(ML) - Wisdom's Delight in Marriage Love: Followed by Insanity’s Pleasure in Promiscuous Love

ML 57

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Conjugial love is of infinite variety, not being the same with one person as with another. With many it does indeed appear to be the same, but it appears so only before the judgment of the body, and from this judgment, seeing that it is gross and dull, man has little discernment of such things. By the judgment of the body is meant the judgment of the mind from the external senses. Before those who see from the judgment of the spirit, the differences are apparent; and more distinctly apparent before those who can elevate the sight of this judgment still higher, which is done by its withdrawal from the senses and its exaltation into higher light. Such men can then confirm themselves by the understanding and so can see that conjugial love is not the same with one person as with another. Yet no one can see the infinite varieties of that love in any light of the understanding, even though elevated, unless he first know the nature of the love itself in its essence and integrity; thus its nature when together with life it was implanted in man by God. Unless its state then be known, a state which was most perfect, its differences cannot be discovered by any inquiry, there being no stable point from which, as a commencement, those differences can be deduced, and to which, by keeping it in view, they can refer themselves and so be seen truly and not fallaciously. This is the reason why we have set out to describe this love in its genuine essence; and, since it was in this essence when together with life it was infused into man by God, to describe it as it was in its primeval state. In this state it was truly conjugial, and therefore this chapter is entitled LOVE TRULY CONJUGIAL. The description shall be given in the following order:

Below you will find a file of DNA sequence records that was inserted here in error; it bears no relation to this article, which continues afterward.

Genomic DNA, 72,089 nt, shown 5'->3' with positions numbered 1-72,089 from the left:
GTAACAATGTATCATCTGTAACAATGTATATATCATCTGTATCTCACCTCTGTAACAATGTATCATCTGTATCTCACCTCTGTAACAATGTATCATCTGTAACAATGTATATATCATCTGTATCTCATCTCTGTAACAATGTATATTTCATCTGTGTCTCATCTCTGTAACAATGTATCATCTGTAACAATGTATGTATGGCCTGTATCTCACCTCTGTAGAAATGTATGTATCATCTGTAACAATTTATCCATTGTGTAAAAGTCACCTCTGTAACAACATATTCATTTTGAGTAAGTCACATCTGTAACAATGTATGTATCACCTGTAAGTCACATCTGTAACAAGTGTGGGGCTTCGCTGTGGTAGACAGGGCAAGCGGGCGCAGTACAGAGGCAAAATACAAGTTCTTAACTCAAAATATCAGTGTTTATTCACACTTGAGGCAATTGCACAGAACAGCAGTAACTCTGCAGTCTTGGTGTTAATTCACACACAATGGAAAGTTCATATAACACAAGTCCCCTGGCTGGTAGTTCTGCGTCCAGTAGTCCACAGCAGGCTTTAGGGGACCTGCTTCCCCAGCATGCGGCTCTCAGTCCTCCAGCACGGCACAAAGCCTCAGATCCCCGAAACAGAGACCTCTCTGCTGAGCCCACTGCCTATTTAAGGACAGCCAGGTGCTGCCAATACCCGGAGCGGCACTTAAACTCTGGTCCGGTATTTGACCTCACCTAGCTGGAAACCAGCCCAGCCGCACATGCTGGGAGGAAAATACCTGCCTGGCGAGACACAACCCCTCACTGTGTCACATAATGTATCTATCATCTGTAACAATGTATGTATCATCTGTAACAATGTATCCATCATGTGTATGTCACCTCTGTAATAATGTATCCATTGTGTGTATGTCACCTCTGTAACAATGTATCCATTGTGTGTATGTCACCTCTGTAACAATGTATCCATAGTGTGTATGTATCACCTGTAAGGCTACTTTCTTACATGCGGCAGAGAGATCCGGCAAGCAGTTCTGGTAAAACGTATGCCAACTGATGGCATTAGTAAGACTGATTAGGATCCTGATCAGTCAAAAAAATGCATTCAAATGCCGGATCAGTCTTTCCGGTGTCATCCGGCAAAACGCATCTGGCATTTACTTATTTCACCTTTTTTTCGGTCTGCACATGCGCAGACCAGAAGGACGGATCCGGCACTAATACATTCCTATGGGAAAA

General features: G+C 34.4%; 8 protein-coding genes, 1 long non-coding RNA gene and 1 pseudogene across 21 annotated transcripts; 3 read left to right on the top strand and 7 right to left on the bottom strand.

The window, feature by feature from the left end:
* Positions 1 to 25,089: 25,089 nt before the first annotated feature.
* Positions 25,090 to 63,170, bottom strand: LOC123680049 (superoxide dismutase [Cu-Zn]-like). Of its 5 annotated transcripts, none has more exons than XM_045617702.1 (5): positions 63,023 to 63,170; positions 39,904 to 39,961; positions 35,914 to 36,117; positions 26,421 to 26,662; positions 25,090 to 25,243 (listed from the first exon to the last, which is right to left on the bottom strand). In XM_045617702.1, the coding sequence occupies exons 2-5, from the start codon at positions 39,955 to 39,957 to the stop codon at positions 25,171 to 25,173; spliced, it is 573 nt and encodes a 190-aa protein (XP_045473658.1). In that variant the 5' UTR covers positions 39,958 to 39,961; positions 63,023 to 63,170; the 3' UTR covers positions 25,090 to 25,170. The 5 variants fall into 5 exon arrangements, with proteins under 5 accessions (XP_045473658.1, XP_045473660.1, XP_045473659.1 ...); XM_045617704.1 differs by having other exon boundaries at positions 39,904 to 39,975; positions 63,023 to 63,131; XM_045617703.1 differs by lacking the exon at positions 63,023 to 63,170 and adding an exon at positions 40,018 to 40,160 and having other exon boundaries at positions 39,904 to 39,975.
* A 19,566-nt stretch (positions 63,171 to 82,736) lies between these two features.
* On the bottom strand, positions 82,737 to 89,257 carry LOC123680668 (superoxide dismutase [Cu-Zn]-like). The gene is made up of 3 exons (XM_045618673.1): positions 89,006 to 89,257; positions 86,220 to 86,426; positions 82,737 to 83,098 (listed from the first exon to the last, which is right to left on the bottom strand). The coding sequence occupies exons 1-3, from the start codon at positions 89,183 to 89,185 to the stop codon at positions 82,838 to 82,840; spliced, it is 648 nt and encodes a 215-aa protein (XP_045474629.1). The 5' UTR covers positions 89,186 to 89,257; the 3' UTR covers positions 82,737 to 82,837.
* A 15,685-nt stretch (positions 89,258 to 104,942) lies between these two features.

I. That there is a love truly conjugial, which is so rare at this day that it is not known what it is and scarcely that it is.
II. That the origin of this love is from the marriage of good and truth.
III. That the correspondence of this love is with the marriage of the Lord and the Church.
IV. That, regarded from its origin and correspondence, this love is celestial, spiritual, holy, pure, and clean, above every love which is from the Lord with the angels of heaven and the men of the Church.
V. That it is also the fundamental love of all celestial and spiritual loves, and thence of all natural loves.
VI. And that into this love are gathered all joys and delights from their first to their last.
VII. But that no others come into this love and can be in it save those who approach the Lord, love the truths of the Church and do its goods.
VIII. That this love was the love of loves with the ancients who lived in the Golden, Silver, and Copper Ages, but that afterwards it gradually departed.
The explanation of these points now follows:


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